All serious theatrical works go through many stages on the road to a full-fledged production. Opening night audiences have it easy: They just sit back, watch, and listen. Prior to the first notes of the overture and that moment of “curtain up,” a production team has worked intensely hard, with many tryouts for audience response, presentations for backers, a myriad of rewrites and adjustments applied to the score, dialog, and blocking over many months (and, not uncommonly, a number of years). I kept this in mind while viewing the premiere of the first act of Coffee, the Musical, an engaging and tuneful work-in-progress presented this past February at the NYC Coffee and Tea Festival.
It appears that director/playwright/actor Robert Galinsky -- co-creator of the show with Greg Kotcher, along with his talented production team, have a hit musical in the works. This initial public performance of the first half of Coffee, the Musical closed with a cliffhanger that left one wanting to see a full production. From what was presented, I could easy imagine this musical evolving into long-running Off-Broadway show, and garnering an Obie (or two or three) along the way.
The musical is set in The Dennis Café, a small neighborhood coffee house with eight or so chairs, a piano, an area for "open mike night," and an antiquated espresso machine. The plot concerns the rough-and-tumble world of owner Dennis Kenna (Galinsky) and his entrepreneurial dreams to make it big in the world of coffee. There is much amusing repartee (and mishegoss) between Dennis and his staff, all leading Dennis to a fateful determination to "go commercial." Charles (J. Harrison Ghee) manages the café and is really a singer. His girlfriend is Heather (Jody Katz), a law student-cum-poetess. The café has its award-winning barista, Robin (Bart Shatto). Catherine "Cat" (Kathleen Monteleone) enters the scene in response to the "help wanted" sign in the café's window and shows an unwholesome obsession with coffee machinery. Rick Richards, a "successful" retired businessman and world traveler, is a café regular who uses it as his office and second home. Two bubble-headed best friends, the Frappuccino Floozies, Fabianne (Shannon Hamm) and Fabius (Alex Kirshner), work at the café, perhaps only so they can ogle Charles.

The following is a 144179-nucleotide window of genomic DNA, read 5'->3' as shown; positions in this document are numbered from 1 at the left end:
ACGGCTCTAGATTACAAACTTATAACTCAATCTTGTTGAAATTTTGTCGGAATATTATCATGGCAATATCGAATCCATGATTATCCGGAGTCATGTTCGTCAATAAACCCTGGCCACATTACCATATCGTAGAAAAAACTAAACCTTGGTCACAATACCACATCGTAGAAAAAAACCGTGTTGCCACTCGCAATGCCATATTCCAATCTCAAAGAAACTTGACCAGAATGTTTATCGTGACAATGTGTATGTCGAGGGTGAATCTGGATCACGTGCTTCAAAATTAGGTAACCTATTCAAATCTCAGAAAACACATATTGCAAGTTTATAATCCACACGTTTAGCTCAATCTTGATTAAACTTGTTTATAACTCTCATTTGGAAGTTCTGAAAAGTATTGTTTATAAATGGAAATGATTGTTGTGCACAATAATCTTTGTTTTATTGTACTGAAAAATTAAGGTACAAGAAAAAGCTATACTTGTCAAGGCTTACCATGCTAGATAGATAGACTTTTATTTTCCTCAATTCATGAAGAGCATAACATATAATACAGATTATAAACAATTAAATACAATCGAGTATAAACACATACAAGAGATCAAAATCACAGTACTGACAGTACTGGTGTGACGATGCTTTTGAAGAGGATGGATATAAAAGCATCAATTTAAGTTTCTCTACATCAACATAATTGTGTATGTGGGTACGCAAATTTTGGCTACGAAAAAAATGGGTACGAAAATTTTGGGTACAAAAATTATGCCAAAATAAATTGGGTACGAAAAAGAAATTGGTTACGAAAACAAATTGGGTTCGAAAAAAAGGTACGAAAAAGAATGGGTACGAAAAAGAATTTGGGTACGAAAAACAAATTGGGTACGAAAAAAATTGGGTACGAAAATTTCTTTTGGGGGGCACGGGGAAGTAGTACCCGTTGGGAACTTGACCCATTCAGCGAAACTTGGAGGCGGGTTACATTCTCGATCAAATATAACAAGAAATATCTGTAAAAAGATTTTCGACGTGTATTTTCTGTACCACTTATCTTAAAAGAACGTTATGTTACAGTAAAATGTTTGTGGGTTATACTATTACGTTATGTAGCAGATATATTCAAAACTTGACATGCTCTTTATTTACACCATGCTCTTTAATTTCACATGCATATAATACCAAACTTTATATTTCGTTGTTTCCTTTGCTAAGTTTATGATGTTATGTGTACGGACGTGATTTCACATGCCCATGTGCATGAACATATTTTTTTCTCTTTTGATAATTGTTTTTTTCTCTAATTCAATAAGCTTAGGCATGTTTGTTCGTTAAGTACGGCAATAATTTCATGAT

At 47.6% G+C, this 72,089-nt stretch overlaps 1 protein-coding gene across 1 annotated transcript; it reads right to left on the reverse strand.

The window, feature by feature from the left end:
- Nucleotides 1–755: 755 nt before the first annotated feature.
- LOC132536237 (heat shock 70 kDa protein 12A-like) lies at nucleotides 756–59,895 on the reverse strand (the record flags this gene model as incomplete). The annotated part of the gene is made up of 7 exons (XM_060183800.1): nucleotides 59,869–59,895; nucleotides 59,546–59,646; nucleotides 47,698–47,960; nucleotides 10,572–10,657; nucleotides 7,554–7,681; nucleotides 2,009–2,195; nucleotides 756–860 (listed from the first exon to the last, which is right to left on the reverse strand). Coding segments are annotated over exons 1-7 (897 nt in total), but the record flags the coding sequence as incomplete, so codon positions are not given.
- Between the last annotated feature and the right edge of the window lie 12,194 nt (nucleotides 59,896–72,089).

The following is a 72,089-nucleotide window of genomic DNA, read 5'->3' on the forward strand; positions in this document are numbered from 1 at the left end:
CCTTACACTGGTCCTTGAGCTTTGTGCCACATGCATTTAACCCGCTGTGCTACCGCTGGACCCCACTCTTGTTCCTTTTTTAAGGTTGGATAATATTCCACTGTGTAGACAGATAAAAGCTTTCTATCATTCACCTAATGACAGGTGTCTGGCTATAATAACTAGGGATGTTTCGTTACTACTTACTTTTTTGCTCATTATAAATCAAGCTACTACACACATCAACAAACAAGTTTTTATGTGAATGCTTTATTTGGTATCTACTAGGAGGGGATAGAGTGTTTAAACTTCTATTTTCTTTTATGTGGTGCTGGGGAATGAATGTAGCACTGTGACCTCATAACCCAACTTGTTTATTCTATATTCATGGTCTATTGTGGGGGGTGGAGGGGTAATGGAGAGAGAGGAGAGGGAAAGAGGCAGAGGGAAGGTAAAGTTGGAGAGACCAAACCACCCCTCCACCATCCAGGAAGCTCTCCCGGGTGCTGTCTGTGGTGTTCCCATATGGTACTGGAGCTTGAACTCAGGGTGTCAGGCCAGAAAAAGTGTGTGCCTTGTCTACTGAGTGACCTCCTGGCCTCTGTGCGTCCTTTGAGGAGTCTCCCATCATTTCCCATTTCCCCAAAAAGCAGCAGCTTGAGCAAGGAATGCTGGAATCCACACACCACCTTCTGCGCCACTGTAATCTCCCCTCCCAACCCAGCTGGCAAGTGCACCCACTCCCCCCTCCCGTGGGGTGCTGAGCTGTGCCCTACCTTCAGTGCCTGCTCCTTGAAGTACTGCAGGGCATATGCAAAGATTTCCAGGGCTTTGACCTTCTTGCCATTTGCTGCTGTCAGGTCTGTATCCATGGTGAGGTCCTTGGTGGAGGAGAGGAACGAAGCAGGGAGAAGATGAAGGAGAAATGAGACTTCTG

Mike Ruekberg and Willie Wisely have provided a bouncy and playful array of original songs; each character gets to musically express his/her heartfelt longings. Heather sings the raunchy "Nothing's Gonna Happen 'Til I Get My Morning Coffee" in response to Charles' early morning advances. Charles wails about his call to be a singer in the rousing "What I Was Born to Do." The mysterious Cat tells of her fixation on coffee machinery in the spirited "How Does it Work?" Dennis sings about the road to fame, fortune, and social position (and getting an MBA) in "The Corporate Walk." Heather sings about the wonder of words, writing poetry, and following one's heart in the plaintive "Words." Robin dreams of being something other than a barista, and seeks a quiet and loving world in "Tell Me One Thing in Which You Believe." While Dennis sings the praises of fine coffee, the Frappuccino Floozies counter that they could care less--they just want coffee, period, in "Give Me Coffee, Coffee, Coffee." Pompous businessman Rick recounts his colorful past as he bellows his song about the rigors of being in the Peace Corps during the Vietnam War, "Adapt, Adopt, Improve." Closing this first act, Dennis sings about going for the big money in the upbeat "Go from Black to Green," and the entire cast reprises "Nothing's Gonna Happen 'Til I Get My Morning Coffee." It is the kind of first act closing that leaves you thirsting for more.
This initial public presentation was truly enhanced by a fine cast. These performers are all authentic professionals, with a mass of credits in musicals (both on and off-Broadway) and in pop music. I hope they are available to show their stuff when this well-deserving show is realized in a full-length production.
I look forward to finding out how the story of Coffee, the Musical ends: it certainly had a flavorful beginning. - Jay Reisberg
Mr. Reisberg is a UCLA film school grad, professional singer, comedian, and bon vivant at large.